AT A point in the year when it seemed as if Covid-19 could not make things any worse, two priests have been given a difficult pastoral challenge.
The Revd Ben Phillips, a Vicar on the borders of Oxfordshire and Berkshire, and the Revd Richard England, Team Rector of a swath of Hampshire coastline, now find their patches divided between tier 2 and tier 4 in the latest pandemic restrictions. Somehow, they must negotiate their duties for the coming weeks across communities that have been severed.
For Mr Phillips, the divide is the River Thames. He has two churches in tier 2 — St Thomas of Canterbury, at Goring, and St Andrew’s, at South Stoke, on the Oxford side — and, in tier 4, St Mary’s, at Streatley, on the Berkshire bank.
“It is very, very stressful,” he said. “I live in tier 2, and it is OK, as I understand it, for me to travel between the tiers, and we can have public worship on both sides; but those who normally come to church across the river can’t do that.
“We have planned an open-air carol service in the rectory gardens on Christmas Eve to be our safest service of the season for the whole benefice, but no one from tier 4 can come. Those who felt they couldn’t come into a church building now can’t come to the open-air service we planned, which is very disappointing. I have tried to arrange a separate one for them, but I can’t arrange the stewards and musicians.”
He said that many of his parishioners were upset because they would not be allowed to meet family and friends over Christmas. “It would make life much easier if we were all in the same tier, but it would have to be a downward movement. Lots of people have families on both sides; so it presents them with problems. It’s jolly hard for them to make decisions as to what they will do in the coming days.”
Mr Phillips has difficulties in keeping a social distance, as he is hard of hearing. “I do usually put my ear a bit close to people, and I hate not being able to lip-read, but I keep a suitable distance and follow procedures. I have also been ‘tracked and traced’ after doing a funeral visit, and had to isolate. I am not so much worried about my own safety: it happens, it happens; but it’s being told I can’t do my job and then disappointing people.
“But we are doing lots of stuff online, and there is a community spirit. People are very understanding: they are trying to make the best of it rather than find ways round the regulations.”
For Mr England, the situation is particularly awkward. He is Vicar of Crofton, a parish in tier 2, near Fareham, but, earlier this year, he became interim Team Rector, establishing a new partnership with three churches: St Mary’s, St Matthew’s, and St Thomas’s, in neighbouring Gosport, which is now in tier 4.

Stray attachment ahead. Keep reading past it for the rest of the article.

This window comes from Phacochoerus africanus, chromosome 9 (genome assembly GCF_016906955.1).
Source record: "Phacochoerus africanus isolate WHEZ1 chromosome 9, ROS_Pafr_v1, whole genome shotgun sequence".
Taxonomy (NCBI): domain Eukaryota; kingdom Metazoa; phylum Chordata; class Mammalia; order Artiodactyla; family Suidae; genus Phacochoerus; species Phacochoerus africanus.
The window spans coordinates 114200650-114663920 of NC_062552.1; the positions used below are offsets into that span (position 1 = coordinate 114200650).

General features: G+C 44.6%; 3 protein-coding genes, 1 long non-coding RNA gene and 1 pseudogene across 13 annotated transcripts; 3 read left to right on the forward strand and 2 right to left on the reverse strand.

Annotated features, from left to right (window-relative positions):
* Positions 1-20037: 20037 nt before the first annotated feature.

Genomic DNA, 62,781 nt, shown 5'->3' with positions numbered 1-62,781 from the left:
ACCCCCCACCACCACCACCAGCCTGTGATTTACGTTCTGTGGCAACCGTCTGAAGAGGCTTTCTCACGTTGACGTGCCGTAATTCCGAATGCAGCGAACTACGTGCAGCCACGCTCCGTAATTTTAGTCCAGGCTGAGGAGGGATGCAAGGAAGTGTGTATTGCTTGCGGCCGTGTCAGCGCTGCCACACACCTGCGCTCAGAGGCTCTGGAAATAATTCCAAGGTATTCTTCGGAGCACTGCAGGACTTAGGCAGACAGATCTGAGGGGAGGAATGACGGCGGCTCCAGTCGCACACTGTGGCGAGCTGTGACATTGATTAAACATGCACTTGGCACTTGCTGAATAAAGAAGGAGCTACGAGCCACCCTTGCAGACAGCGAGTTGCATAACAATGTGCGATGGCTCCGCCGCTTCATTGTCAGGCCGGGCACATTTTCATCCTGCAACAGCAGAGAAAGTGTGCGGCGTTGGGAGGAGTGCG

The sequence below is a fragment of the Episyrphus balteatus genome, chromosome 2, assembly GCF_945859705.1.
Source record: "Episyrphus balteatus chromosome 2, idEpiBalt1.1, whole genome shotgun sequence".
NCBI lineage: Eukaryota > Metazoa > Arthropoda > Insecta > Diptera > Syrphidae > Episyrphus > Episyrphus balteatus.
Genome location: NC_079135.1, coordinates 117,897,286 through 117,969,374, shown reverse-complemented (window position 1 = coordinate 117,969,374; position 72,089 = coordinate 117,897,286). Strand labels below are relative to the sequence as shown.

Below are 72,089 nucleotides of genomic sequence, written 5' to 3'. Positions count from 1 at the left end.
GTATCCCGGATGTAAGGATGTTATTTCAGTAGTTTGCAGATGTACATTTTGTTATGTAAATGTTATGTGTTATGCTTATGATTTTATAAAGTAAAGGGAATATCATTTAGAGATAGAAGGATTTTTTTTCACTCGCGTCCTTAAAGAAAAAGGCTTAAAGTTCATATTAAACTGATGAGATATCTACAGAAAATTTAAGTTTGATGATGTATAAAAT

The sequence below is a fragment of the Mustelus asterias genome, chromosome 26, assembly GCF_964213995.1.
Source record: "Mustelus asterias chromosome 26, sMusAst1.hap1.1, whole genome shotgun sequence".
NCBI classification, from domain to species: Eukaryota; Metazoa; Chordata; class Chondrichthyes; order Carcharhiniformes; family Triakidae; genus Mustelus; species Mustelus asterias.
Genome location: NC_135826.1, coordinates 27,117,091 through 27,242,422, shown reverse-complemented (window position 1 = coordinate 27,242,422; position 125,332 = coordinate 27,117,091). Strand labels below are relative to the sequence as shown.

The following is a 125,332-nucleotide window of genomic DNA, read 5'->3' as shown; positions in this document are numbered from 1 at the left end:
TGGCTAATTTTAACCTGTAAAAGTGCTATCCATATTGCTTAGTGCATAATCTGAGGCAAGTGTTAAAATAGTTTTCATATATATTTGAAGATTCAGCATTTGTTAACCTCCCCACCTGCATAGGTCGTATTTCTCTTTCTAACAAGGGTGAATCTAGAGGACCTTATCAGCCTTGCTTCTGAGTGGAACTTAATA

“I thought I had seen everything the year could throw at us,” he said. “We were all tier 2, then on Thursday [17 December] Gosport went into tier 3, and, on Saturday [19 December], it went into tier 4; so suddenly we found ourselves having to make a whole load of decisions that were very different from any others we had made all year. It has been challenging.
“The bit of my job most adversely affected has been the establishment of the new parish. Normally, I’d be sitting down, meeting the congregation, getting to know them, building trust, beginning to talk about the future. . . But that’s virtually impossible. My curate, Jude Greenfield, who is leading the church-plant, has been doing a great job trying to get to know people, but it’s just super-difficult.
“The legalities have carried on as usual, but it is the bit alongside that, the getting to know people, that has been disrupted. We hope to plant the church in 2021, but that has been made much more difficult. We have had to make decisions across an interesting network of situations.”
Almost 100 of the congregation and staff at the Holy Rood, Crofton, including an administrator and the organist, come from areas now under tier 4. “We have taken the view that we have to behave as a tier-4 parish, as we are right next to one,” Mr England said.
“We have cancelled a couple of things we were going to do this week. We had hoped to have a big live nativity with animals, but have cancelled that; we can’t staff it, and I don’t want to exclude the families who would have wanted to come but can’t travel. Christmas Day will be solely online. We wondered about doing a hybrid thing, but won’t now.
“A lot comes down to ensuring that our churches are genuinely Covid-secure, and we are not just paying lip-service to it. We have a significantly older population; so caring for them has got to be done properly.”